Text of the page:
Three Breathing Exercises Every Runner Should Do

We don’t give much thought to breathing as runners, it’s an autonomic process that just occurs. Breathing can play a vital role in controlling perceived effort, staying centered and injury prevention for runners. Runners who have strained breathing have weaker leg muscles (1).

Just like we strength train our hamstrings and glutes we can train our diaphragm and intercostal muscles for deeper breathing. The diaphragm, a dome-shaped muscle that separates the chest cavity from the abdomen, is the most important muscle used for inhalation. The intercostal muscles help move the rib cage and assist in breathing.

Most of the runners take shallow breaths and practice chest breathing. Chest breathing can be a hard habit to kick since most of us spend many hours hunched over our computers, shortening the chest muscles, inhibiting deep breathing. A good way to switch to deep belly breathing is to do breathing exercises when you are not running.

Here are a few exercises that every runner should be doing.

Belly Breathing

Belly breathing activates your diaphragm. You can practice this exercise in a seated position or lying down on your back. Lying down on the floor is a better option because gravity isn’t working against your body.

  • Lie on your back with your knees bent and feet on the floor.
  • Place one hand on your belly and one on your chest.
  • Inhale as deeply as you can. Imagine filling up your belly like a balloon.
  • Deflate the balloon, emptying all the air from your stomach.
  • Take 8–10 breaths for a pre-run warm-up or any time of the day.

Combination Breathing

Second breathing exercise is combination breathing with pursed lips. Combination breathing makes breathing slower and intentional. Inhaling through your nose and exhaling through your mouth.

  • Come into a seated position or lay down on the floor.
  • Inhale through your nose for two seconds.
  • Purse your lips like you’re blowing a candle and exhale for 4–6 seconds.
  • Repeat this exercise 8–10 times.

Rhythmic Breathing

This breathing exercise is my favorite because you can do it while running. Try to practice a 3:2 breathing rhythm. Inhale for 3 strides and exhale for 2. Every time you exhale you will land on different foot. This breathing pattern reduces the chances of injury and muscle imbalance. It’s a great technique for increasing lung capacity.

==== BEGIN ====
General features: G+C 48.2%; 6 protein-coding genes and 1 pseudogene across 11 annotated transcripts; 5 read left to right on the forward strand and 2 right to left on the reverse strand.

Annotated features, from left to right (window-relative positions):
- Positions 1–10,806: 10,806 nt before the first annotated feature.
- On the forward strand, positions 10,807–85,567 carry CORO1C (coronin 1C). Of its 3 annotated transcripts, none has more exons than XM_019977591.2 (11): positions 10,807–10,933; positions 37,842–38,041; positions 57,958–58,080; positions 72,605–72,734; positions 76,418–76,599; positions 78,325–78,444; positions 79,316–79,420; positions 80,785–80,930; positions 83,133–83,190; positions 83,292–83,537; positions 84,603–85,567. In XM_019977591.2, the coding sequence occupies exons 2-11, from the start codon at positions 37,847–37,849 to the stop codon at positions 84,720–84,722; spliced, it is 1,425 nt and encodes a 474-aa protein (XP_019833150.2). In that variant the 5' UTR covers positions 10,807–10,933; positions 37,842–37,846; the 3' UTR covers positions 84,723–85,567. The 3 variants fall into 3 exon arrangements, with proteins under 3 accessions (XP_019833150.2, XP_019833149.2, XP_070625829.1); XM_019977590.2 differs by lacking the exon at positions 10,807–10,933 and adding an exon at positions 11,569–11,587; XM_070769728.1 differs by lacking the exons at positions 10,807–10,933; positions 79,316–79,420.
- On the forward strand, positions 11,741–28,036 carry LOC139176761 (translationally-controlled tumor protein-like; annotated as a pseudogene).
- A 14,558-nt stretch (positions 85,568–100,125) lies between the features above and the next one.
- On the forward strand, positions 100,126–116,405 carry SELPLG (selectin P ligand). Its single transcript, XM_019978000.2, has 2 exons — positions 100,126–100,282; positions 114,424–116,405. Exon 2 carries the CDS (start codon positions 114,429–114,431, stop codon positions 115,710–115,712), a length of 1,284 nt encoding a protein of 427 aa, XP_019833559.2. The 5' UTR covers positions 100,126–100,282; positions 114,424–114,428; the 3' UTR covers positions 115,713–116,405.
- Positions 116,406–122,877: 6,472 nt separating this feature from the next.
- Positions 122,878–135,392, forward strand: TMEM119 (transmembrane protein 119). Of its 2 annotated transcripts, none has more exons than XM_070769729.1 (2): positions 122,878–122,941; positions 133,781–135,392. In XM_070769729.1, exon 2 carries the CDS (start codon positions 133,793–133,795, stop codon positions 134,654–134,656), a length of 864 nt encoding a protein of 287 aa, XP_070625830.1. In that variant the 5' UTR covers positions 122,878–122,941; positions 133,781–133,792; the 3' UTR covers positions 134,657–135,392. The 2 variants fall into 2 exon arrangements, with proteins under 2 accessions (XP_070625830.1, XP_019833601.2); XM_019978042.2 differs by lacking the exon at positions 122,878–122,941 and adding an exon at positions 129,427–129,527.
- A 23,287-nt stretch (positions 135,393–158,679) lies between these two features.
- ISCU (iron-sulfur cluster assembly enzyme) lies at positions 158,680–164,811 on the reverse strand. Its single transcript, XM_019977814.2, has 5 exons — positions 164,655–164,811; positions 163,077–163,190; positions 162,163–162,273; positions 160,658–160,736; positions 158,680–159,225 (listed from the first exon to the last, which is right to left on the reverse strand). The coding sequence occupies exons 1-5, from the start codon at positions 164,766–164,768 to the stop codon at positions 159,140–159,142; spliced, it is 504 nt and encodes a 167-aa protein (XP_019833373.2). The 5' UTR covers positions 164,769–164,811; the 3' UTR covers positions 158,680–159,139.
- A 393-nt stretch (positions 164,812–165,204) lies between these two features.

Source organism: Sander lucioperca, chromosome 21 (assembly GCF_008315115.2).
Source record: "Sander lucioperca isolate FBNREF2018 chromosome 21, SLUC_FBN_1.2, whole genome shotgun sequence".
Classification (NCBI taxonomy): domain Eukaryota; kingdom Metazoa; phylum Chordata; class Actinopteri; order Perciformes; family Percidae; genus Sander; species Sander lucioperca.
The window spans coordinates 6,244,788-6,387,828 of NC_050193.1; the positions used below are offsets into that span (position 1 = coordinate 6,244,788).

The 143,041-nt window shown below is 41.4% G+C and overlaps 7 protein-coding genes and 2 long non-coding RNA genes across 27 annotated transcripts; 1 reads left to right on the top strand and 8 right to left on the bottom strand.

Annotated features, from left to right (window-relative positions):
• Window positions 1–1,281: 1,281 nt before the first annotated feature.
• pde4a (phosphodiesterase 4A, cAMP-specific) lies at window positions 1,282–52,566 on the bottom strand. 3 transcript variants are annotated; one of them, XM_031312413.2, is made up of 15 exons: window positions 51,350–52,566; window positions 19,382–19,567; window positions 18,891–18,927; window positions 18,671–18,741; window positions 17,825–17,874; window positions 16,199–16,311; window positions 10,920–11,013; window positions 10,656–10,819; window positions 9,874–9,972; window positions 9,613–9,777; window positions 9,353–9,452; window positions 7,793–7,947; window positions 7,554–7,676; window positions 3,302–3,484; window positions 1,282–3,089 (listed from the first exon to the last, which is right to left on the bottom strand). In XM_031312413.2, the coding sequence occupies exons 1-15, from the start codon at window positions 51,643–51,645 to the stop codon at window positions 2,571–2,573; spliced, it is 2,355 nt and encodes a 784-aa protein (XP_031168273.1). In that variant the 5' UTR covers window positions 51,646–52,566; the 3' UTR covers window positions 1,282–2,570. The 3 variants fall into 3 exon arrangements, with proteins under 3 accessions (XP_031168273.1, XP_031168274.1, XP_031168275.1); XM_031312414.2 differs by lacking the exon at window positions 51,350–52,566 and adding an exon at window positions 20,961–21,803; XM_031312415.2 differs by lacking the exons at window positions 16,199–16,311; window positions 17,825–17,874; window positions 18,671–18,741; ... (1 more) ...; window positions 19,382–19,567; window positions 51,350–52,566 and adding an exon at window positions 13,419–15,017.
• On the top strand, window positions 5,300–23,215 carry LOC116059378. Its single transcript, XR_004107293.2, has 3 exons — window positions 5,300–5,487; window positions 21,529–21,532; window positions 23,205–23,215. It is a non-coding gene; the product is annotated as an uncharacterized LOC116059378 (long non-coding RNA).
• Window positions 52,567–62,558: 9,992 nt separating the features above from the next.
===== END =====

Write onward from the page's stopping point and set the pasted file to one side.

• Inhale through your nose.
  • Take 3 steps on inhale and 2 steps on exhale.
  • Repeat for 10 breath cycles and repeat as you can.
  • Try to increase the number of breath cycles in each round.


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About the Author

Aesha Tahir is a health and wellness coach and a certified personal trainer. She holds a Master’s degree in Applied Exercise Science and is certified by the NASM as a Personal trainer. She is a certified USA Track and Field Running Coach and Road Runners of America Coach. She is a 200-HR Registered Yoga Teacher. She is also a group exercise instructor specializing in barre, spinning, strength training, boot camp, and yoga classes. She has over five years of experience in the fitness and wellness arena with focused expertise in coaching, corrective exercise and injury prevention, individualized fitness programs, and group fitness programs. She is also an aspiring public speaker in the fitness and wellness world who believes in this quote; “To be inspired is great, but to inspire is incredible.”



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Aesha Tahir

Aesha Tahir

Coach, writer & runner. Exercise science, group fitness and positive psychology for every athlete. Book a Call with